As a flexible and malleable genre, the chronicle is notoriously difficult to define. For this reason, various texts have struggled with pinpointing the rhetorical and historical characteristics of the chronicle. The texts cited in this section all provide broad guidelines to reflect on the genre and its particularities in Spanish America (for definitions of the Brazilian chronicle, see Brazil). They do not, however, necessarily draw the same conclusions, as can be seen in the dialogue among the chroniclers José Joaquín Blanco, Vicente Leñero, and Juan Villoro in Blanco, et al. 2002. Corona and Jörgensen 2002, in which this dialogue is included, draws from chroniclers and critics alike. Although focused on Mexico, it showcases a diversity of approximations that can be helpful to scholars interested in the genre throughout Latin America. Sefchovich 2009 confirms the difficulties of defining the genre but transforms this limitation into an analytical tool that guides the author’s reflection. Egan 2002 takes a different stance by methodically defining the chronicle as opposed to the essay, thus avoiding the common gesture of recurring to the loose label of “hybrid genre.” Bielsa 2006 also develops the notion of hybridity, parting from a solid contextualization of the high/low culture debate in relation to the chronicle. Monsiváis 1987 was one of the first essays to comprehensively approach the genre’s manifestations in Mexico beyond a specific historical period, thus making the continuity of the chronicle visible to literary history. González 1993 is an analysis of the convergences between literature and journalism in Spanish America: while not devoted exclusively to the genre, it helps situate the chronicle within a broader literary context, and as part of an affinity that spans the 19th and 20th centuries. Finally, Jorgensen 2011 offers a broad and productive theoretical reflection on nonfiction writing that builds on González 1993 and delves into the political and ethical dimensions of the late-20th-century chronicle.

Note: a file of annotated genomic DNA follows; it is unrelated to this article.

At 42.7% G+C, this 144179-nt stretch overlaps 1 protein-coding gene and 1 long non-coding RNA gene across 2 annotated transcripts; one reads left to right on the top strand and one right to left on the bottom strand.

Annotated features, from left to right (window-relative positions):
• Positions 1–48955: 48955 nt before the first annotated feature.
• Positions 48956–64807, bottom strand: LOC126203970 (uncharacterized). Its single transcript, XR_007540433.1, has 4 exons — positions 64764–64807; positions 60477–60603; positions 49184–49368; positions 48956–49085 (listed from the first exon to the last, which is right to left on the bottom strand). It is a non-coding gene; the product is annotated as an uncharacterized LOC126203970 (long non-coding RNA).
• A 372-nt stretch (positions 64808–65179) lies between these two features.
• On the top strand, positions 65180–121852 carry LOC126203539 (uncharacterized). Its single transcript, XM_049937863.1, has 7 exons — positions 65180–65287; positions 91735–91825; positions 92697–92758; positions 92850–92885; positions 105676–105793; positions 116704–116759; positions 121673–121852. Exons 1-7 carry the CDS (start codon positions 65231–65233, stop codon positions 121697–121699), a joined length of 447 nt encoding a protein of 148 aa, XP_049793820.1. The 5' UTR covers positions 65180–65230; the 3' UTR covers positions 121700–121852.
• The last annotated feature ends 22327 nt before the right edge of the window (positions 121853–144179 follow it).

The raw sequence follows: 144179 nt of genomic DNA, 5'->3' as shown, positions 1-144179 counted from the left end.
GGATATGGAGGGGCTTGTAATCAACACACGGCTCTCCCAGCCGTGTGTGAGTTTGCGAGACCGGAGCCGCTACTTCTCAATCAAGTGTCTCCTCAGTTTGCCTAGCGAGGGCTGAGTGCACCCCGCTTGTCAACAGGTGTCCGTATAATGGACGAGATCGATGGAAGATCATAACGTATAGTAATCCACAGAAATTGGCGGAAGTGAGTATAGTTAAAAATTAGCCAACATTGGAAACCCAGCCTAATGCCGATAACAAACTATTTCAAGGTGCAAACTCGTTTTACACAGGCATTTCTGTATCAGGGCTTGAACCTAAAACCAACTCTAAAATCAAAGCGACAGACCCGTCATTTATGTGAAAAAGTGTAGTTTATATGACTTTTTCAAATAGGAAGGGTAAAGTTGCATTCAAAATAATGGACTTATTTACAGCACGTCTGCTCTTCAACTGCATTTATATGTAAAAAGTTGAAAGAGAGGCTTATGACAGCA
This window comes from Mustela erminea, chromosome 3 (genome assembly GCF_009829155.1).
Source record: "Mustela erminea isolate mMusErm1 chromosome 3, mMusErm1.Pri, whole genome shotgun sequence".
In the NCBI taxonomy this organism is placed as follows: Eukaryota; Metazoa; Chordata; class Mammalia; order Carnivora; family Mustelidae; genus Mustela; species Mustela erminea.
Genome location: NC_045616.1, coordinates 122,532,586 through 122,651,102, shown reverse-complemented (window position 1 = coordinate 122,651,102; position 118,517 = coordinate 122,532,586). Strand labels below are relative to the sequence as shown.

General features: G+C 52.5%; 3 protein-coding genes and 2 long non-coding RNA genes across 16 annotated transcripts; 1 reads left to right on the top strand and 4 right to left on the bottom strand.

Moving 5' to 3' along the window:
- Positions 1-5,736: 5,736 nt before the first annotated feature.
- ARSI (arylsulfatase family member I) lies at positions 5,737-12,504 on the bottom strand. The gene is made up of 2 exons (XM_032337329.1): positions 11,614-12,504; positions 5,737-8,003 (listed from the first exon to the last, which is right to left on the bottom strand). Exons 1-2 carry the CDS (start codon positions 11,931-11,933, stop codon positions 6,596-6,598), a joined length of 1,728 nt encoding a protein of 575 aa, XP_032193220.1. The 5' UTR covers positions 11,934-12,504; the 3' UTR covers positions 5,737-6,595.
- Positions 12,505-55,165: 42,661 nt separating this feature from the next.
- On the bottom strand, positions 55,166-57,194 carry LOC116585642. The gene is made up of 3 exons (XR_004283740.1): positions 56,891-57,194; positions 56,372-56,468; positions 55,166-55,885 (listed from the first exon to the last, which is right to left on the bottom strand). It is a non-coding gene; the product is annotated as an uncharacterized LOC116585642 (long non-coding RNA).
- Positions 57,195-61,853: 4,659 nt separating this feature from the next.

Bielsa, Esperança. The Latin American Urban Crónica: Between Literature and Mass Culture. Lanham, MD: Lexington, 2006.
Chapters 1 through 4 offer a very useful introduction to the contemporary chronicle by focusing on the high/low culture debate that has long surrounded the genre. Chapters 5 and 6 compare the urban locations of Mexico City and Guayaquil, offering original close readings of two seldom-studied chroniclers: Emiliano Pérez Cruz and Jorge Martillo.
Blanco, José Joaquín, Vicente Leñero, and Juan Villoro. “Questioning the Chronicle.” In The Contemporary Mexican Chronicle: Theoretical Perspectives on the Liminal Genre. Edited by Ignacio Corona and Beth E. Jörgensen, 61–68. Albany: State University of New York Press, 2002.
A brief and engaging discussion by three contemporary chroniclers on their practice. Focuses on the chronicle’s ethical commitment, foreign influences, and the genre’s political and aesthetic dimensions. This text is perhaps most fascinating because of the diverse range of responses from these authors: their differences point to the inherent difficulties in defining the genre.